Bancroft celebrates the Mexican fiesta

The Bachelor's Ball in the Gold Ball Room depicts a popular dance ritual in this 1963 painting by famed artist Antonio Sotomayor. (Photo courtesy of the Bancroft Library)

Sotomayor painting, The Bachelor's Ball

A new exhibition at the Bancroft Library aims to educate visitors about the complex rituals and rules governing the wide range of Mexican fiestas, which extend well beyond sugar skulls, brightly colored marigolds and altars honoring the dearly departed so popular around this time of year.

José Adrián Barragán-Álvarez, curator of the Bancroft’s Latin Americana collection, has assembled an intriguing display with a wide assortment of objects for ¡Viva la Fiesta!: Mexican Traditions of Celebration. Among them, a huge, hand-colored map of Mexico City from 1807, photos of contemporary posadas (the community processions occurring each of the nine nights leading up to Christmas), images of the ever-popular bullfights, paintings and cookbooks that highlight different foods for different fiestas.

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“I got to really think about what do we mean when we say ‘fiesta?’ And what are its real components, rather than stereotypes?” said Barragán-Álvarez, who earned his Ph.D. in history at UC Berkeley and worked at the University of Texas before returning to campus as a Bancroft curator in 2016. And, he said, he wants to put Mexico’s many fiestas into context.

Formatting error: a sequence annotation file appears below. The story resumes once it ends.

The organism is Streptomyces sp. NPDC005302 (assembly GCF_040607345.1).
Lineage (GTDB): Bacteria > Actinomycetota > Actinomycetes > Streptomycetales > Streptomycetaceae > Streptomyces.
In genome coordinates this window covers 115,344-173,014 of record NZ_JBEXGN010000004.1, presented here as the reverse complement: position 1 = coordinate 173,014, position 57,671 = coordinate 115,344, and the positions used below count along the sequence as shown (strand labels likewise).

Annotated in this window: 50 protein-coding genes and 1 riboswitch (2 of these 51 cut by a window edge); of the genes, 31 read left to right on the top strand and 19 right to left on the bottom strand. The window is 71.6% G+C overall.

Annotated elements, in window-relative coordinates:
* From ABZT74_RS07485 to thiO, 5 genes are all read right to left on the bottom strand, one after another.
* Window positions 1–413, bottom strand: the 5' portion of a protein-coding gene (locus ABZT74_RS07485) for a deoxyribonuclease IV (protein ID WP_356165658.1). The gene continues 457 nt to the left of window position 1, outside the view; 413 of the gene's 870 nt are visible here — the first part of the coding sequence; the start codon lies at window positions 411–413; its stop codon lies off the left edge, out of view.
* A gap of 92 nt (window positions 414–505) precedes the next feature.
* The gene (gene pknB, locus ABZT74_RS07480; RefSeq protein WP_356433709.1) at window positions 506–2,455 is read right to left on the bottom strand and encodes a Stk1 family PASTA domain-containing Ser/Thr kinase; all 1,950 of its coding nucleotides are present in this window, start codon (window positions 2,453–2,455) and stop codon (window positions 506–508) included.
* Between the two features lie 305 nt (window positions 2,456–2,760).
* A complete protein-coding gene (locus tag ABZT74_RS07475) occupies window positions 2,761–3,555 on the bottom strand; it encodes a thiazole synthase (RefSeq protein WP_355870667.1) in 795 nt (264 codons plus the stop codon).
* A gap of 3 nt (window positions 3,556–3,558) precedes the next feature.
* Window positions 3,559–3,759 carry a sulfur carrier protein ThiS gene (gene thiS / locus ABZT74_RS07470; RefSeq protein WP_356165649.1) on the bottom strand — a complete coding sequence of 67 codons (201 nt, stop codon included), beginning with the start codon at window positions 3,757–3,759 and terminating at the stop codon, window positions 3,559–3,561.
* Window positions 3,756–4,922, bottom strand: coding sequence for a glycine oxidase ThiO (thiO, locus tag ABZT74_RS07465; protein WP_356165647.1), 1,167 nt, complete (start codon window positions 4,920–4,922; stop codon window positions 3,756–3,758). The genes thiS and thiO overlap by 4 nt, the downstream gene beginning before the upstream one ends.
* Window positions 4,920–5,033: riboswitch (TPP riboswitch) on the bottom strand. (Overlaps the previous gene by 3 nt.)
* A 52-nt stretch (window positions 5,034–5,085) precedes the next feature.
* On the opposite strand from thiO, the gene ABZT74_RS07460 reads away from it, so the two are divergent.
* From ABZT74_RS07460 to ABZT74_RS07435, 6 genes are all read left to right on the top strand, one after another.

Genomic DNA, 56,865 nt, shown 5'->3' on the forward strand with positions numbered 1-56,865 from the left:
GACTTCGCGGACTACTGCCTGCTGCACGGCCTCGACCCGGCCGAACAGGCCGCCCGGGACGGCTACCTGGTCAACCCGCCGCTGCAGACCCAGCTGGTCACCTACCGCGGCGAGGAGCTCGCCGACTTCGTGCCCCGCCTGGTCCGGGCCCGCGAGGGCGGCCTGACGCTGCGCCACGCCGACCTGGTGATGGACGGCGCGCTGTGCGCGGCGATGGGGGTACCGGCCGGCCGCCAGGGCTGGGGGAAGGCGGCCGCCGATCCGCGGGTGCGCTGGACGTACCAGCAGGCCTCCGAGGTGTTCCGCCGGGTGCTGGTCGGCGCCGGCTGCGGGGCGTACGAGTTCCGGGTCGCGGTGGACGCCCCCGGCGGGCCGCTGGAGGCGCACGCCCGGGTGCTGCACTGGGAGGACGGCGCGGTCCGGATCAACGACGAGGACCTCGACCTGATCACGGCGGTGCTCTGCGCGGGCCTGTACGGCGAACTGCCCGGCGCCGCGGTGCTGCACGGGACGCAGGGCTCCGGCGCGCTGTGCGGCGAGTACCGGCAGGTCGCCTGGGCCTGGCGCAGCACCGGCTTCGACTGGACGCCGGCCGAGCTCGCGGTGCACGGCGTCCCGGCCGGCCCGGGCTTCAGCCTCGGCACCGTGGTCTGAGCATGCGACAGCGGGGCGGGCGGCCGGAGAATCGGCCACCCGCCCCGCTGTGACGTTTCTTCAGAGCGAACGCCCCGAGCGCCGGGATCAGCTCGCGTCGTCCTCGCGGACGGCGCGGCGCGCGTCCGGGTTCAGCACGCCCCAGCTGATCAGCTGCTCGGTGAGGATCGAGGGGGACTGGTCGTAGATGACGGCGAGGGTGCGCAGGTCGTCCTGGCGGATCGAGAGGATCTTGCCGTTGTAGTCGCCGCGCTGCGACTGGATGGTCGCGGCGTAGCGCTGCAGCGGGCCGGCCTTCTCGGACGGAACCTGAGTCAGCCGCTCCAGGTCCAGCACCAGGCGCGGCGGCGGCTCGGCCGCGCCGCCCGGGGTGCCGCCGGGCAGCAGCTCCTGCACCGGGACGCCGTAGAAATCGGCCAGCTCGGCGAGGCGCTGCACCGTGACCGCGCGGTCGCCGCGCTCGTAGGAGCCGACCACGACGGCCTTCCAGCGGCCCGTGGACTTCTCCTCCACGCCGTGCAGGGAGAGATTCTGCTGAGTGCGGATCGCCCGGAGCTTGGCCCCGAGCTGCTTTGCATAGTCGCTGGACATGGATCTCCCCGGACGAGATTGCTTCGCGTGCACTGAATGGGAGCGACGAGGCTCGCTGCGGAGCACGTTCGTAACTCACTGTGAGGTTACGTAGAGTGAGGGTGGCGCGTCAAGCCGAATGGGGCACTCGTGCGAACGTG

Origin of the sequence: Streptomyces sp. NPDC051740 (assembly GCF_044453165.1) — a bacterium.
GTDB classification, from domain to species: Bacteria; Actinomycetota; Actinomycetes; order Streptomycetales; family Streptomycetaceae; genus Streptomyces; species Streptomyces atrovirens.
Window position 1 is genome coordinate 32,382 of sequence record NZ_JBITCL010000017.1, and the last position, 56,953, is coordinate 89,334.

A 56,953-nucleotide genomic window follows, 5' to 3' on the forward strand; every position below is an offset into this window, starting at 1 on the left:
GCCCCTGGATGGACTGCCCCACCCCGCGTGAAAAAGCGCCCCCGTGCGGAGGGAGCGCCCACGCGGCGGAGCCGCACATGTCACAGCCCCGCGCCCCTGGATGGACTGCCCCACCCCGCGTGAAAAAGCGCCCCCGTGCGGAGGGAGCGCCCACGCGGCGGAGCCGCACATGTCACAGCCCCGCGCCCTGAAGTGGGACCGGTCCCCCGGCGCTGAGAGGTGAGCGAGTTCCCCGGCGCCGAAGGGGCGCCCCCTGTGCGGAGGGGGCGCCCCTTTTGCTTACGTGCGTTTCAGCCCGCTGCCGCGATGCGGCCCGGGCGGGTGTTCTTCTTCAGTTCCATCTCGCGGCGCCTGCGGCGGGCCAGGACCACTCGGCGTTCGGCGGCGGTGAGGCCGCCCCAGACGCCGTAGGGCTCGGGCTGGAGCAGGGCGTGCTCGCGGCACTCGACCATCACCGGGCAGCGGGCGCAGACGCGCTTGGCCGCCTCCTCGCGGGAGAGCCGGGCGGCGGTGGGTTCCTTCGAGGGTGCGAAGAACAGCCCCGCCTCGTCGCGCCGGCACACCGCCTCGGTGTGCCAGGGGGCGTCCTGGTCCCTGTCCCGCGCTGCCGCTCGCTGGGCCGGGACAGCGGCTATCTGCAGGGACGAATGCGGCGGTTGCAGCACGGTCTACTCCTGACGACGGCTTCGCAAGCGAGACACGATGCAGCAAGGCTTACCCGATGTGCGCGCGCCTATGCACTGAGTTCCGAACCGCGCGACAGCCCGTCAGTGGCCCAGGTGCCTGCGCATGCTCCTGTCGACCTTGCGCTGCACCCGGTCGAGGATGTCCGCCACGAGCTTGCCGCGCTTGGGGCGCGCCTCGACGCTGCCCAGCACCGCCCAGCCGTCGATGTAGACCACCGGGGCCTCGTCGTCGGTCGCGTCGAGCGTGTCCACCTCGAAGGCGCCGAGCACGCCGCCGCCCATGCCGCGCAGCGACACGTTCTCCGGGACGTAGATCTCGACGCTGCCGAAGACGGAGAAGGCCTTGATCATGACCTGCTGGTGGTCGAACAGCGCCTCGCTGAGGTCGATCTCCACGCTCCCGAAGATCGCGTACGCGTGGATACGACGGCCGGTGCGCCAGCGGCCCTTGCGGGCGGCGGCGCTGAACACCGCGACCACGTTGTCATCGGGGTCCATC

In ¡Viva la Fiesta!, Barragán-Álvarez uses paintings, books, pamphlets, baptismal records, lotería cards, sermons honoring local patron saints, prayer cards and more to explore the celebrations that adorn the Mexican calendar and help to define community identities, national politics, religious observations and practices, indigenous customs and popular recreational pastimes.

He’s split up his presentations into personal celebrations, such as baptisms and marriages; religious holidays devoted to the different versions of the Virgin Mary based on the stages of her life and what followers believe she can do; patriotic and military holidays; celebrations of Mexico City and its role in late 18th century urban planning reforms and architectural design; the special foods for rituals, such as moles for weddings and tamales for Christmas; as well as dance and energizing music such as the Tejano tunes that rely on the German accordion for oomph.

¡Viva la Fiesta! is on display in the Bancroft Library Gallery through February 2018. The gallery is open 10 a.m. to 4 p.m. Monday through Friday.

Read more about the exhibit here